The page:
But they needed another Friday and didn’t find it. They weren’t “star good,” and the first power-play unit they inhabit together is evidence alone of that, though Brunette said his top players were “outstanding” when asked about their production in the series.

Josi and Forsberg sure aren’t the problem. And they still represent the timeline. They’re taking up a combined $17,559,000 of the Preds’ cap for the next four seasons ($8.5 million for Forsberg, $9.059 million for Josi), with matching no-movement clauses in their contracts.

At the end of that 2027-28 season, if no clauses are waived and no contracts bought out, Josi will be a 37-year-old free agent and Forsberg a 33-year-old with two years left on his deal. Between now and then, can first-year GM Barry Trotz build a team that Brunette can take on a legitimate chase after the franchise’s first Stanley Cup?

Only if Forsberg and Josi get more help. They are the cornerstones, but not the kind that carry a team that far. They need more around them. Ryan O’Reilly and Gus Nyquist turned out to be brilliant veteran adds in Trotz’s first summer — though O’Reilly said he was “terrible” in the series after collecting just a goal and an assist — and their top line with Forsberg is a primary reason this team got to the postseason.

Now, to advance in it? There are other keepers on this roster, starting with rookie Luke Evangelista, and the Preds got some outstanding performances from players who weren’t being paid to score in this series.

But the players who will push the Preds closer to the best in the league aren’t on the roster right now. And that’s why goaltender Juuse Saros’ days on it may be numbered.

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That’s a commentary on the state of the NHL and this roster, not on his play — though his .900 save percentage for the series was unspectacular. It was a bit deceiving, too, and Saros was tremendous in the final two games of the series, stopping 46 of 48 shots.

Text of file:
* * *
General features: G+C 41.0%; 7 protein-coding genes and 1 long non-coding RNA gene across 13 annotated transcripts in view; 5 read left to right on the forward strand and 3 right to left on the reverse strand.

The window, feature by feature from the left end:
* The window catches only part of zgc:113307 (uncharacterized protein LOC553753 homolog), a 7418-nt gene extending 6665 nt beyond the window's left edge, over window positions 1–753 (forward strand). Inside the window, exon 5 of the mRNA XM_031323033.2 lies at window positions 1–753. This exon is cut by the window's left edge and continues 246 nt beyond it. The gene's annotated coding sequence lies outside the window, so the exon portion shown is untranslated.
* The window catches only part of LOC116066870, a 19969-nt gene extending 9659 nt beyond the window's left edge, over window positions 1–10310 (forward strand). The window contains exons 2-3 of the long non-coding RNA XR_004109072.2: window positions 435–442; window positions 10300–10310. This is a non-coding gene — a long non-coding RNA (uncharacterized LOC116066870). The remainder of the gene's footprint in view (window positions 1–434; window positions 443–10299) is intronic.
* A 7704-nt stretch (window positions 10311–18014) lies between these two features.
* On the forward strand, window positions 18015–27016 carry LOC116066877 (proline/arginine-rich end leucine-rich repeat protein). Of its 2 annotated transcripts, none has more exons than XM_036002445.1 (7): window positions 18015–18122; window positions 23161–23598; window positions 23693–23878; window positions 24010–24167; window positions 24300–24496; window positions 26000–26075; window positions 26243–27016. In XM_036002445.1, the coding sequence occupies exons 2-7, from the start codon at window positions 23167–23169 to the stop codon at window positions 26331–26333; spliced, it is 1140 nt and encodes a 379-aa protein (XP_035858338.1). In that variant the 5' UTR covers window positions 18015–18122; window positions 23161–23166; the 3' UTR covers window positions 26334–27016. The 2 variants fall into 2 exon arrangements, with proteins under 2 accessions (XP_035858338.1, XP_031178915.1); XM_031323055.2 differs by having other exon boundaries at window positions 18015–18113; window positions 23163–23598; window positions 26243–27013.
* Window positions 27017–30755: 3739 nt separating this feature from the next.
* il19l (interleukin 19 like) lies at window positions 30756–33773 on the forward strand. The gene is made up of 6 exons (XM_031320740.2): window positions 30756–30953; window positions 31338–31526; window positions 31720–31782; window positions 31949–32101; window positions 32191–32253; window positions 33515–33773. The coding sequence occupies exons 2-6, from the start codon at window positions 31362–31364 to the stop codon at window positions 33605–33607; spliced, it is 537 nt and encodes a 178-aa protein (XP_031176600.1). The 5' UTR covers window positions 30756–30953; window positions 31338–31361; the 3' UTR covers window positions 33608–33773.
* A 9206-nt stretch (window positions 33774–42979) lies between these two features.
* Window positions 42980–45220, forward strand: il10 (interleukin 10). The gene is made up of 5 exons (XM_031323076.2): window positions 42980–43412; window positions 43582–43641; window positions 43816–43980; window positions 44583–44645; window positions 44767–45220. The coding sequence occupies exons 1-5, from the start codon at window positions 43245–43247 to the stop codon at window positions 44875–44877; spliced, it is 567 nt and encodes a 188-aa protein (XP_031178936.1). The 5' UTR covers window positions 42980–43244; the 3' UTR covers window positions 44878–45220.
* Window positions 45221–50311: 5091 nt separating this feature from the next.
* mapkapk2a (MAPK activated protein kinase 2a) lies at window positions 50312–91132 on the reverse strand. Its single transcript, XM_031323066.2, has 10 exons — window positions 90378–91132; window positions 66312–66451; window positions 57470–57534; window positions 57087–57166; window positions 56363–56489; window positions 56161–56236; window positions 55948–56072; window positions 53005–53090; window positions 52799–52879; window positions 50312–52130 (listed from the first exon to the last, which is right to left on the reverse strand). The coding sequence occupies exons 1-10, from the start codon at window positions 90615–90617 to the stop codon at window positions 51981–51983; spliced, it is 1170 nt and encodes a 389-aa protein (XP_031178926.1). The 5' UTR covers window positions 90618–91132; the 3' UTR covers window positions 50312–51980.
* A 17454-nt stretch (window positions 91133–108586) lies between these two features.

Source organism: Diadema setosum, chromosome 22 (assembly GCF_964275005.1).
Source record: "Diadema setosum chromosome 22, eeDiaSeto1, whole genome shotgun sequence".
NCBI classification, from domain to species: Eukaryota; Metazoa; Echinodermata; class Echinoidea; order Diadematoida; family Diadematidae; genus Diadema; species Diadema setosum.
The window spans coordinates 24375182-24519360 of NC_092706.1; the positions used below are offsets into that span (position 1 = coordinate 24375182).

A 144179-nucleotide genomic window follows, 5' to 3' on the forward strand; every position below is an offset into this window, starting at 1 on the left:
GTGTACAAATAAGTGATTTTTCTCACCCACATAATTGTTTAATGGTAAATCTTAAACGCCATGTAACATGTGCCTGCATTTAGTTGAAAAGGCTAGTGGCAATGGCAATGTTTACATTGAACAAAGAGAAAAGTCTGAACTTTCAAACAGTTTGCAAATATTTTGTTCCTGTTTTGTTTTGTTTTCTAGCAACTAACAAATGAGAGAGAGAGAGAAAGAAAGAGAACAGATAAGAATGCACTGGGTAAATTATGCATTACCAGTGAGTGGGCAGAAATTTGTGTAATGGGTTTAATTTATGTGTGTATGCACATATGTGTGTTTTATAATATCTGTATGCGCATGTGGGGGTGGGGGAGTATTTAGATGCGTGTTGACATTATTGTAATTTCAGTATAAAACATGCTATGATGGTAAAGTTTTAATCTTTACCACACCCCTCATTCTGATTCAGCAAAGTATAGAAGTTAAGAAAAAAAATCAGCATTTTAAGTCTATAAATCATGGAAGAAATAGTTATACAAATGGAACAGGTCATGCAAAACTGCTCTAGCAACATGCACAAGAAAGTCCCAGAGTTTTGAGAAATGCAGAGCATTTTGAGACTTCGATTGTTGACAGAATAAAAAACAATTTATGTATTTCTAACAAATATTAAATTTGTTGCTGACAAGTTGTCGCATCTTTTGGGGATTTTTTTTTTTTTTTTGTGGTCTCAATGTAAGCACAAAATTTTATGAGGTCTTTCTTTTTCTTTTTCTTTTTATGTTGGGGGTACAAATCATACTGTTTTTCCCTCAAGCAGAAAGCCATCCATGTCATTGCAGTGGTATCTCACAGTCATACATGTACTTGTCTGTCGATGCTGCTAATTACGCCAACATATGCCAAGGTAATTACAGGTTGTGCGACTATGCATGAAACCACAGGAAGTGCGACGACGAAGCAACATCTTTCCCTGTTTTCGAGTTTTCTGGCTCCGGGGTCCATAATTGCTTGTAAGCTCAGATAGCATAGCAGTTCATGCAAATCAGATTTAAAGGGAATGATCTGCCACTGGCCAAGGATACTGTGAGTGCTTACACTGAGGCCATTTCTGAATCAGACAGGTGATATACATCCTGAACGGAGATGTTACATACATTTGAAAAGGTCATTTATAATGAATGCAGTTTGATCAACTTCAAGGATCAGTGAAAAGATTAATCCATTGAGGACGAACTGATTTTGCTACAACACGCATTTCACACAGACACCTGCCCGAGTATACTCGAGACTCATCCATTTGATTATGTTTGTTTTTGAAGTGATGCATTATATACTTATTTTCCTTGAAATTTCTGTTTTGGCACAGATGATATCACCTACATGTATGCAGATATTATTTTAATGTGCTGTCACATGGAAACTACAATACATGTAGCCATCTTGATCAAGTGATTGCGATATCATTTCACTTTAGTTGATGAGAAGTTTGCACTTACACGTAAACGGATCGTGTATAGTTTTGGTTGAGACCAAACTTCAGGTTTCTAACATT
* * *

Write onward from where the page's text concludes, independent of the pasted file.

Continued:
He committed thievery more than once in the second period Friday, then denied Suter a primo chance early in the third. He stoned a streaking Boeser on a backhand try 11 minutes into a period totally controlled by Vancouver. He was a star who starred.

“Ifs and buts,” Saros said when asked if he played his best the last two games, contrasting it immediately with how he played early in the series.

All around Saros in the disappointment of a season ended abruptly, of a flight to Vancouver for a Game 7 made unnecessary, the guys who count on him gushed about him.

O’Reilly: “He was unbelievable.”

Brunette: “He’s all competitive fight — he’s awesome.”

Josi: “He’s our backbone.”

Goaltending is a strength with No. 74 in the crease. Saros’ final impression couldn’t have been much stronger. But giving him a long-term deal in the range of $8 million a year, up from the $5 million AAV deal that has one year left on it, still seems like an unwise course of action.

Gifted prospect Yaroslav Askarov is rising. Saros is 29 years old and, at 5-11, more dependent on explosive athleticism than his larger counterparts. Offensive firepower matters most in this league now. The Preds ultimately lost to a team that has more skill and depth in its forward group, and that shouldn’t be seen as a coincidence.

The return for Saros may not be what Trotz would like because as offensive skill has risen in value, franchise goalies are proving less essential. But the cap space saved its own reward.

This season was rewarding, too. No question about that. To build on it right away, with few prospects looking ready to assume key roles, Trotz needs to acquire and spend some money.

(Photo of Juuse Saros: Brett Carlsen / Getty Images)